The combination of a functional language and an interactive interpreter has helped me think differently about solving problems. The functional language makes me write expressions - code that returns an answer; and the interactive window lets me test those expressions. Since it tends to be easier to test small things in isolation, I naturally end up with many small functions that work together to solve larger problems. I like to call these small functions Building Blocks.
Here’s an example of the process using the coding problem from Cleveland’s first F# User Group meeting.
Step 1: Break the problem down
Easy enough. Just a few comments to guide my way. When I initially do this I express the objectives at whatever level of detail I can comprehend at that time. As I begin coding I can sometimes break an objective down into smaller objectives. Keep this in mind while you are coding. It will have an impact in your problem solving skills and in the shape of your finished code.
Step 2: Start implementing
Do one thing at a time and just enough to complete your objective. Sound familiar?
All I did here was just enough to make sure that I could find all of the files in a given directory. I used the F# Interactive window to print out the files in order to ensure that my code was doing what I expected. Since the printing code seemed simple enough and I had evidence that it worked from using FSI I went ahead and kept that code too.
Step 3: Set up the building blocks
You might call this a refactoring. I simply extracted the two things my code is doing into their own functions; and called them. You can start to see a program taking shape!
Step 4: Do the recursion
WARNING! There is an explanation of the code beneath the example. If you are new to F# then you may want to gloss over the code and then follow along. In the next code example things will become much neater.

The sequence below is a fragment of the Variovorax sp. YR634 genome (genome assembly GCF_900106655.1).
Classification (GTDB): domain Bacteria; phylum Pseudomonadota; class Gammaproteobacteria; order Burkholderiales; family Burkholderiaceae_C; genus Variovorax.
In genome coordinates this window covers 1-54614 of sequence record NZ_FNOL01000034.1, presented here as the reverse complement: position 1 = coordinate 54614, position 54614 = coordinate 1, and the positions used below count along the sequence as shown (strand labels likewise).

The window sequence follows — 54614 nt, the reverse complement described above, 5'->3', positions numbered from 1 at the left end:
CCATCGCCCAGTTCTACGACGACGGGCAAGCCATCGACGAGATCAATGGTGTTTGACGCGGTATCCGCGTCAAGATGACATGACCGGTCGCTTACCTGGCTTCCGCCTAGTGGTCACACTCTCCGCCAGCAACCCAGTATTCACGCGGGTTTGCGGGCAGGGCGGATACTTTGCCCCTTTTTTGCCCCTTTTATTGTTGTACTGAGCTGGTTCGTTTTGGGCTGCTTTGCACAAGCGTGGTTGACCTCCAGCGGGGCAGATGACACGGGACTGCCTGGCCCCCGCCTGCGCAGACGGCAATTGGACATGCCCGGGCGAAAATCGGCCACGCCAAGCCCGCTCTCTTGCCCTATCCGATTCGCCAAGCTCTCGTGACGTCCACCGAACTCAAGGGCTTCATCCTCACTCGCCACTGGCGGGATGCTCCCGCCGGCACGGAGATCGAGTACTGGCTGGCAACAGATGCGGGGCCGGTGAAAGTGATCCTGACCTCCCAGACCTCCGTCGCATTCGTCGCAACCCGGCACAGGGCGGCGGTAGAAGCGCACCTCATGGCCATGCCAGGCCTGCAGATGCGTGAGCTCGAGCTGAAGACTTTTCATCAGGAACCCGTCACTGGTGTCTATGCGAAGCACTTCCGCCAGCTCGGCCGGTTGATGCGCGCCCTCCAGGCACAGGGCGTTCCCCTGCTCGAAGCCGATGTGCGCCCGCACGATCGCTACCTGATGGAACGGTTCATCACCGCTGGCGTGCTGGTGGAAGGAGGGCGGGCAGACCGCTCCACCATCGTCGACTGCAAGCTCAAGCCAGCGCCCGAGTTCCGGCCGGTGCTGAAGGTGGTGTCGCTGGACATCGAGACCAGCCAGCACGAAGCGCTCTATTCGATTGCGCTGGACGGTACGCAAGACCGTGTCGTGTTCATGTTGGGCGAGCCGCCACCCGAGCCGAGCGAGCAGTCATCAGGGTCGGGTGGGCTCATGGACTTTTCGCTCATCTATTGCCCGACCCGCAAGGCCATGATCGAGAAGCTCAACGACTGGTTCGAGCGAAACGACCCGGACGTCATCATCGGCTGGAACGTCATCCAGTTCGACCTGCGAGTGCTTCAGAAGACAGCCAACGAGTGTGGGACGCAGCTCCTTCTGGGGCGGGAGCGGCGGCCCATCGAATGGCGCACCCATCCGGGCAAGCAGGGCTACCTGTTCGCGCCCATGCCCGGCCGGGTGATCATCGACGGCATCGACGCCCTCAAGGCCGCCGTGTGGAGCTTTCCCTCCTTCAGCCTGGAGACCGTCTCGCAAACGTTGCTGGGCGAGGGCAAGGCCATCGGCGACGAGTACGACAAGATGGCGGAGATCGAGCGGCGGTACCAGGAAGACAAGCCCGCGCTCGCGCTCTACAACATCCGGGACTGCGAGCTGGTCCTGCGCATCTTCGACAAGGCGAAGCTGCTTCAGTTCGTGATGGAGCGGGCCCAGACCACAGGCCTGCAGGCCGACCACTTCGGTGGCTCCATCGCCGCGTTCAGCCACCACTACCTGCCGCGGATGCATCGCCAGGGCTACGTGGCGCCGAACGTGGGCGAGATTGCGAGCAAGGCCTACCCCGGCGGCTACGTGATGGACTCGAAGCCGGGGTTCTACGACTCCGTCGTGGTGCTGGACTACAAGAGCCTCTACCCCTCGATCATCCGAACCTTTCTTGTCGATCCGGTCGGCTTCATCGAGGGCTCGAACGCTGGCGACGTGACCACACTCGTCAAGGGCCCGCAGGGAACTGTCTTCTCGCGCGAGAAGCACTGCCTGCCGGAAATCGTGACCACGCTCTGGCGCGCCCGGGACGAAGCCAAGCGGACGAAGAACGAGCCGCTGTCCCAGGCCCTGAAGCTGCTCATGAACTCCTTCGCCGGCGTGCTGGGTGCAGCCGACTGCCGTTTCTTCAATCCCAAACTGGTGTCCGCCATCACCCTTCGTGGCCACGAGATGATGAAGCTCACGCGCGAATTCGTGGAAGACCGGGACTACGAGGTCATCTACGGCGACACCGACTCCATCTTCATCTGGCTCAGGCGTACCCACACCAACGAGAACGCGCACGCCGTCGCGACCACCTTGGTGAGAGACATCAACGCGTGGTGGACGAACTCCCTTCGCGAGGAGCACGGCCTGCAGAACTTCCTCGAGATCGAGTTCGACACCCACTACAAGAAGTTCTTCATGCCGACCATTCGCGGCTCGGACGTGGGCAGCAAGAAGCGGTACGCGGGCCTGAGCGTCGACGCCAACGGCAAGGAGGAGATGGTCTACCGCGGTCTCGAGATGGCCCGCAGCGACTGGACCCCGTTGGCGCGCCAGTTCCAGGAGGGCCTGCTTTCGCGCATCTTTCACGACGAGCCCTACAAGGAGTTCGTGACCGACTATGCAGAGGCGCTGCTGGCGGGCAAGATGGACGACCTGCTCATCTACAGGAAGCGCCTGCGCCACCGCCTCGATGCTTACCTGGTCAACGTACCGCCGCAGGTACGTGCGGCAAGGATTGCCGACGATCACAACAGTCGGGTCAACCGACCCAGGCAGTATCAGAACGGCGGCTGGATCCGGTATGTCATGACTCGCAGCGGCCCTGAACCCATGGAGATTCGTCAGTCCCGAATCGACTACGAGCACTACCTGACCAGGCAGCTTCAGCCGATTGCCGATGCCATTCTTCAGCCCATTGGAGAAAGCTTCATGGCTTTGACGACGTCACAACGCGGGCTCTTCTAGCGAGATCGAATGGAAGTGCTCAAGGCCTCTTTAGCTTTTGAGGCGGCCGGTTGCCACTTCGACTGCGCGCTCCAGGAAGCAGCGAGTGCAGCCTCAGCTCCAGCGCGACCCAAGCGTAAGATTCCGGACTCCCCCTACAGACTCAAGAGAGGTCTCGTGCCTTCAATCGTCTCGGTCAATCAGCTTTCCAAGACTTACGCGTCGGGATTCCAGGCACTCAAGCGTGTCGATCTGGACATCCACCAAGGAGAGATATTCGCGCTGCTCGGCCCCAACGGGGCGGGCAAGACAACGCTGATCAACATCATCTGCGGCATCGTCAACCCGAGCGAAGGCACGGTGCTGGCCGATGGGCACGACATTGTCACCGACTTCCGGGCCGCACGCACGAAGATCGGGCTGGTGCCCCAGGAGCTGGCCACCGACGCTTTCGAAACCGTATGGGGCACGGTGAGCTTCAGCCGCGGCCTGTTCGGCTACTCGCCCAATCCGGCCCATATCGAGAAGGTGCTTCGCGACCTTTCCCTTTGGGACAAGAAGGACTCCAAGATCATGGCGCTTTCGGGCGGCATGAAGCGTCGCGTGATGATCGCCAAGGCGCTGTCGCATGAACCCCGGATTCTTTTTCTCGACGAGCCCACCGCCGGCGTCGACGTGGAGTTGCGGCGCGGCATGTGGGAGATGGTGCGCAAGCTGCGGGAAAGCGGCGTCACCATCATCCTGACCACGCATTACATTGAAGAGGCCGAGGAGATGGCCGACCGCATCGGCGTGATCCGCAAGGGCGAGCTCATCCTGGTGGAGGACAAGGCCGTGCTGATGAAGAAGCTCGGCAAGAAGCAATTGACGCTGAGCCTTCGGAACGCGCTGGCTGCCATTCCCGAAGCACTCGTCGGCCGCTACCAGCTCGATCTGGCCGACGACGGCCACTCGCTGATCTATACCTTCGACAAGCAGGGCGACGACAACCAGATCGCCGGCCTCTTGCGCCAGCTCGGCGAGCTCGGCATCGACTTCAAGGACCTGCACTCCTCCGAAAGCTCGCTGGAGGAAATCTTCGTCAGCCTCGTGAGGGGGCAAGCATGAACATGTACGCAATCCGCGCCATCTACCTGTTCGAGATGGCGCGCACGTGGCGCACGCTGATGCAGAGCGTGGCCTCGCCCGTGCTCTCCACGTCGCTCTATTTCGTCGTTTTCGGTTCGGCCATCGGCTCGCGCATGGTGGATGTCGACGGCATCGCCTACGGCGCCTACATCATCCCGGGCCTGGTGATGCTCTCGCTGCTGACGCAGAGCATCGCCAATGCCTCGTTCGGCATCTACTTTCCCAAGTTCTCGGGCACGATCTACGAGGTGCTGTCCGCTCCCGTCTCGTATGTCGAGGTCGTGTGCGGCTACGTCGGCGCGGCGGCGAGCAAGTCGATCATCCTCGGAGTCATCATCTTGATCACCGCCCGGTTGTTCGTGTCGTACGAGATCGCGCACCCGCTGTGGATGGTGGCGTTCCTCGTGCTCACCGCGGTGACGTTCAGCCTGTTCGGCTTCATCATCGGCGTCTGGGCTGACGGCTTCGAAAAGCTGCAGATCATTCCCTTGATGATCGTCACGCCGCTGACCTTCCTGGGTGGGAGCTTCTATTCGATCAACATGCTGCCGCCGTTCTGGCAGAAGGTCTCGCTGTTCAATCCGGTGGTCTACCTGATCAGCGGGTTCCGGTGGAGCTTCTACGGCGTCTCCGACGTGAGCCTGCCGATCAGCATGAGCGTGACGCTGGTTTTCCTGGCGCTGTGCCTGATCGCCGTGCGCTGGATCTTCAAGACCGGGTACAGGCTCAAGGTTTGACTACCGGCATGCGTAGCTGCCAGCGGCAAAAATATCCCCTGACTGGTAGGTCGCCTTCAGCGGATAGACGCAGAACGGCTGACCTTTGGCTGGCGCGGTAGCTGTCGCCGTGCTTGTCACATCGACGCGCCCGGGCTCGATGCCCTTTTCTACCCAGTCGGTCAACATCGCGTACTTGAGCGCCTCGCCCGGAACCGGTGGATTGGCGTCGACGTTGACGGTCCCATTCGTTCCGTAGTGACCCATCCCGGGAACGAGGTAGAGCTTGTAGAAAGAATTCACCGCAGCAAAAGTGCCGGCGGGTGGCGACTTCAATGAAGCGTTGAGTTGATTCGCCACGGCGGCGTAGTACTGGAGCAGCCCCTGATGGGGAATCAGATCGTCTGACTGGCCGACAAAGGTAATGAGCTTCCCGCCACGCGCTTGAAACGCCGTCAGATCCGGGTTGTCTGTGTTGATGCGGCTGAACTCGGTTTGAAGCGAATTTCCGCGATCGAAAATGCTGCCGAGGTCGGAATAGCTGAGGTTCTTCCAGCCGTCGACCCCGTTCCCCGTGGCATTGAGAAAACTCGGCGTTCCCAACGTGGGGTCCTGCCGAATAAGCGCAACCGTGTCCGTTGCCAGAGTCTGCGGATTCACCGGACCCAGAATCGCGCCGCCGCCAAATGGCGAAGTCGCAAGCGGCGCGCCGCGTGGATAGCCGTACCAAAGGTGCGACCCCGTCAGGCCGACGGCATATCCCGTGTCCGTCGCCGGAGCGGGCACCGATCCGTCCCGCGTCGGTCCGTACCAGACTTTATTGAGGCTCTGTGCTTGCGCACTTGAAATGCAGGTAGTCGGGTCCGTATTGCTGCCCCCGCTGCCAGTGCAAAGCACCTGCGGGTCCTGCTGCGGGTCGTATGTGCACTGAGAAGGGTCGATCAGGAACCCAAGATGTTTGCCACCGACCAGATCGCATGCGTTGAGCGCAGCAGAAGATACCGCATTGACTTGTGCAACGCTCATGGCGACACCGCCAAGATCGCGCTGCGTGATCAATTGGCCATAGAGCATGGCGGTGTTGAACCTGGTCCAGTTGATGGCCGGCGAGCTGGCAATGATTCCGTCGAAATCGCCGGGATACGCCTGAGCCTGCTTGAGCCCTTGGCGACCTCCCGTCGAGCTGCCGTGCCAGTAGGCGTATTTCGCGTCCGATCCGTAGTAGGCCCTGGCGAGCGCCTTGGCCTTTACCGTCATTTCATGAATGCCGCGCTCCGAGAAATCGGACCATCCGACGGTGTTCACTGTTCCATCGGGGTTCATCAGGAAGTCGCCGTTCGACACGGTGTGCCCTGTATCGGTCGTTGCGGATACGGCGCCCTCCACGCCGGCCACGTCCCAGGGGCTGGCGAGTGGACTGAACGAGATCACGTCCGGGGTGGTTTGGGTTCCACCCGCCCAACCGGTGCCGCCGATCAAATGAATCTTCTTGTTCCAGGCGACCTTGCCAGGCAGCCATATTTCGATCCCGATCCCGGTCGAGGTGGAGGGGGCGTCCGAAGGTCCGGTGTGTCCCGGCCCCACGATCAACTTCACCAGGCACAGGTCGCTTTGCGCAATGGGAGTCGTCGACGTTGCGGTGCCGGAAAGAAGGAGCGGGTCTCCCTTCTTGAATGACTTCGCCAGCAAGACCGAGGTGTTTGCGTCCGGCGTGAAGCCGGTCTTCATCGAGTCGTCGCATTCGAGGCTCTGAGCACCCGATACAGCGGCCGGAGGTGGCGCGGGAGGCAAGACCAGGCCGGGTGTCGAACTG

We all know that file systems are tree structures and you can get all the files from a node by using recursion1. What you see here is just a first pass at getting the code working properly. There are two important things to notice at this stage:
- The way the recursion works. I first get the subdirectories and then use
getFilesHelperfor each subdirectory. The result of
getFilesHelperis a sequence of file names so each folder has the files appended into one large sequence.
- The use of a “helper” function. The
getFilesHelperfunction takes an argument that collects the results of each of the recursive calls. By creating this function as a helper inside the main
getFilesfunction we can spare the calling code those details; and avoid the smell of an output parameter.
Step 5: Clean up
Pipelining to the rescue! This is much more readable! The
getFilesHelper function now reads what it does: Enumerate the directories collect the files in each directory and append the results together2. This is the part of F# that makes me smile!
Step 6: Make it
Here’s the beauty of functional languages! We created a higher-order function called
getFiles) and pass
So that’s it! By focusing on small problems we have achieved function composition to solve a larger problem; and in doing so have actually made our code more extensible. By using the interactive window I could test small portions of the code (enumerating files directories determining how to find the file size etc.) before putting them to use in the larger context of the problem.
Stepping back all we really did was employ a basic problem solving skill: Breaking a problem down into manageable pieces and solving each piece one at a time. Imagine that!
2 I do not believe that this recursive call uses [tail recursion](http://blogs.msdn.com/b/fsharpteam/archive/2011/07/08/tail-calls-in-fsharp.aspx) because the result of the recursive call is used when being appended to our "collector" variable.